Racial profiling is a term that has been used to imply racism in criminal justice and covers other social groups with or without the aspect of race. According an article by Schuck et al., it is imperative for definitions of racial profiling not to be conflated with other definitions used in law enforcement practices (2012, 497). For example, the authors point out that criminal profiling could be confused with racial profiling. Thus, they expound that profiling a criminal should be without racial profiling, whereby people of a given social group or race become suspects first. To a certain extent, the authors claim that proponents of racial profiling tend to invoke racial profiling as a method of criminal profiling. Thus, to Schuck et al., racial profiling has no legal support, and amounts to treating people as suspects first due to race. It is not similar to criminal profiling, whereby suspects are initially identified without consideration of race but due to legal factors.
For this research, some of the definitions adopted, and regarded to be comprehensive include one used by the Ontario Human Rights Commission. The commission was set up in 2003 in Ontario, Canada to inquire into the effects of racial profiling to individuals and the society in Ontario. In their report racial profiling is defined as “Any action undertaken for reasons of safety, security or public protection that relies on stereotypes about race, color, ethnicity, ancestry, religion, or place of origin, or a combination of these, rather than on a reasonable suspicion, to single out an individual for greater scrutiny or different treatment” (Ontario Human Rights Commission 2003, 6). Researchers put another broad definition together in a racial profiling guide that was an experimental study funded by US Department of Justice racial. They termed racial profiling as “any police-initiated action that relies on the race, ethnicity, or national origin rather than the behavior of an individual or information that leads the police to a particular individual who has been identified as being, or having been, engaged in criminal activity” (Ramirez et al. 2000, 3).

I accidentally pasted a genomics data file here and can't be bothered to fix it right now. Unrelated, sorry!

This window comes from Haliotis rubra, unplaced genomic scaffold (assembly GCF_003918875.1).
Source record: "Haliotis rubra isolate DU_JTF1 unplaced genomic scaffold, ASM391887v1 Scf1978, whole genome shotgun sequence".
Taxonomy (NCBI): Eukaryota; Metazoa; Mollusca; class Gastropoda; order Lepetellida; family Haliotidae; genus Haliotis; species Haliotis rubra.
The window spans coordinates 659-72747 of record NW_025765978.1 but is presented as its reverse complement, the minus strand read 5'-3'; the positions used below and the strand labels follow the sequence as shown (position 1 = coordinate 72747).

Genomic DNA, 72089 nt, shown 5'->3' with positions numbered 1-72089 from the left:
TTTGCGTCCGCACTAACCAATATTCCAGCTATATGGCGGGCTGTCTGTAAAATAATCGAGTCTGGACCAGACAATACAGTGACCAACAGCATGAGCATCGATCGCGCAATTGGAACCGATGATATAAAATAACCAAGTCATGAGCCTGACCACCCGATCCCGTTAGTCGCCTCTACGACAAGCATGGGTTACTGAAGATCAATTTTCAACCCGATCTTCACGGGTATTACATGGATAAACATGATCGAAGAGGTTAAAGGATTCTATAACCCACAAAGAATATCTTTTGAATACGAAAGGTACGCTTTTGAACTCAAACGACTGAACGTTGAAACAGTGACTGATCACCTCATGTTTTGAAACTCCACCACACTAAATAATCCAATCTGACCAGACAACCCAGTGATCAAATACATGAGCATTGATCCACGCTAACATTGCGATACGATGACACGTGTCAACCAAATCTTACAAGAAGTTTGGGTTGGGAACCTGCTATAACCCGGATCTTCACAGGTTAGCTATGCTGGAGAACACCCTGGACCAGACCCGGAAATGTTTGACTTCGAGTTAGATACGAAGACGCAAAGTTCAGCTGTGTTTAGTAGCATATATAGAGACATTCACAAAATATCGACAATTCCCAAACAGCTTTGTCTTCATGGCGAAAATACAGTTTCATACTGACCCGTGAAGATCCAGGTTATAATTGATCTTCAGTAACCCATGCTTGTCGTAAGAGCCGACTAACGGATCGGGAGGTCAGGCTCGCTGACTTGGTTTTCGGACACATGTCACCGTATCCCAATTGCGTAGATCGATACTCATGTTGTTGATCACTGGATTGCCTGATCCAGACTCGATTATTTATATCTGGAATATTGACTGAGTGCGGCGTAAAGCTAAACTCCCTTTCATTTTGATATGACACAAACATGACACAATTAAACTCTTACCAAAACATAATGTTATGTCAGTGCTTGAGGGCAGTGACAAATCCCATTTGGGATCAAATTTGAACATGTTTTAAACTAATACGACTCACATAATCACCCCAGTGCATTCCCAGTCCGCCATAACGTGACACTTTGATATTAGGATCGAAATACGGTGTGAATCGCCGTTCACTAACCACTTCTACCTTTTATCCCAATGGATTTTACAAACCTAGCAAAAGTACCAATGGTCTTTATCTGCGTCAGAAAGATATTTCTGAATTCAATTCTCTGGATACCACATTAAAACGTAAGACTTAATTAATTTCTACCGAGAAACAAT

A legislated definition is in the End Racial Profiling Act (ERPA) of 2010, that refers to racial profiling as “the practice of a law enforcement agent or agency relying, to any degree, on race, ethnicity, national origin, or religion in selecting which individual to subject to routine or spontaneous investigatory activities or in deciding upon the scope and substance of law enforcement activity following the initial investigatory procedure, except when there is trustworthy information, relevant to the locality and timeframe, that links a person of a particular race, ethnicity, national origin, or religion to an identified criminal incident or scheme.”
In expounding on what racial profiling entails, it is important to look at various attempts already made to illustrate the existence of racial profiling. Due to the discriminatory nature of racial profiling in law enforcement, leading to social uproar, it has caused numerous debates and studies on various aspects of racial profiling. Some of the empirical and descriptive works highlighting the practice and societal reactions follow this expose. Additionally, Carter writes that Thirteenth Amendment as a remedy to racial profiling. Use of race in profiling criminals is a continuation of slavery practices that is against the Fourteenth Amendment on equal treatment (17).